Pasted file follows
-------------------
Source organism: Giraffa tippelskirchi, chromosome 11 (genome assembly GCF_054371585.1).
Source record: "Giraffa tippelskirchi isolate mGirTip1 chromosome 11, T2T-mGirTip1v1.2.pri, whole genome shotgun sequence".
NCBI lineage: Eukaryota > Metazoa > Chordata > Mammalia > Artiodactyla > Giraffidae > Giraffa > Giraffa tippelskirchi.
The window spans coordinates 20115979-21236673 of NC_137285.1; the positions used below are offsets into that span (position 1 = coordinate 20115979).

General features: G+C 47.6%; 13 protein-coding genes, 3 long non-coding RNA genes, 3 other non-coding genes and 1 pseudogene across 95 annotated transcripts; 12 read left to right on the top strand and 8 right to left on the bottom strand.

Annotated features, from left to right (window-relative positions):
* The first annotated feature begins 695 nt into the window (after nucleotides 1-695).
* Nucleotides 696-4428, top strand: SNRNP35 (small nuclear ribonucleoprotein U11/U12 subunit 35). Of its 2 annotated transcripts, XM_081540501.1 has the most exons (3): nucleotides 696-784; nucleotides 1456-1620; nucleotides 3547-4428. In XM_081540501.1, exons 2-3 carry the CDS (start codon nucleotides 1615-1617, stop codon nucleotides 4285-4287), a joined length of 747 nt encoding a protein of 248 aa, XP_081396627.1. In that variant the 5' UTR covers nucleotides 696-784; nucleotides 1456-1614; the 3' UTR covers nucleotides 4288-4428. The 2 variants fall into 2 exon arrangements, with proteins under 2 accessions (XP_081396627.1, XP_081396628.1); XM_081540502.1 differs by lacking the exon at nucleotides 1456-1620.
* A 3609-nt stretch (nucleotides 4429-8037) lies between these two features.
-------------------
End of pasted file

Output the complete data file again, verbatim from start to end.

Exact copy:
Source organism: Giraffa tippelskirchi, chromosome 11 (genome assembly GCF_054371585.1).
Source record: "Giraffa tippelskirchi isolate mGirTip1 chromosome 11, T2T-mGirTip1v1.2.pri, whole genome shotgun sequence".
NCBI lineage: Eukaryota > Metazoa > Chordata > Mammalia > Artiodactyla > Giraffidae > Giraffa > Giraffa tippelskirchi.
The window spans coordinates 20115979-21236673 of NC_137285.1; the positions used below are offsets into that span (position 1 = coordinate 20115979).

General features: G+C 47.6%; 13 protein-coding genes, 3 long non-coding RNA genes, 3 other non-coding genes and 1 pseudogene across 95 annotated transcripts; 12 read left to right on the top strand and 8 right to left on the bottom strand.

Annotated features, from left to right (window-relative positions):
* The first annotated feature begins 695 nt into the window (after nucleotides 1-695).
* Nucleotides 696-4428, top strand: SNRNP35 (small nuclear ribonucleoprotein U11/U12 subunit 35). Of its 2 annotated transcripts, XM_081540501.1 has the most exons (3): nucleotides 696-784; nucleotides 1456-1620; nucleotides 3547-4428. In XM_081540501.1, exons 2-3 carry the CDS (start codon nucleotides 1615-1617, stop codon nucleotides 4285-4287), a joined length of 747 nt encoding a protein of 248 aa, XP_081396627.1. In that variant the 5' UTR covers nucleotides 696-784; nucleotides 1456-1614; the 3' UTR covers nucleotides 4288-4428. The 2 variants fall into 2 exon arrangements, with proteins under 2 accessions (XP_081396627.1, XP_081396628.1); XM_081540502.1 differs by lacking the exon at nucleotides 1456-1620.
* A 3609-nt stretch (nucleotides 4429-8037) lies between these two features.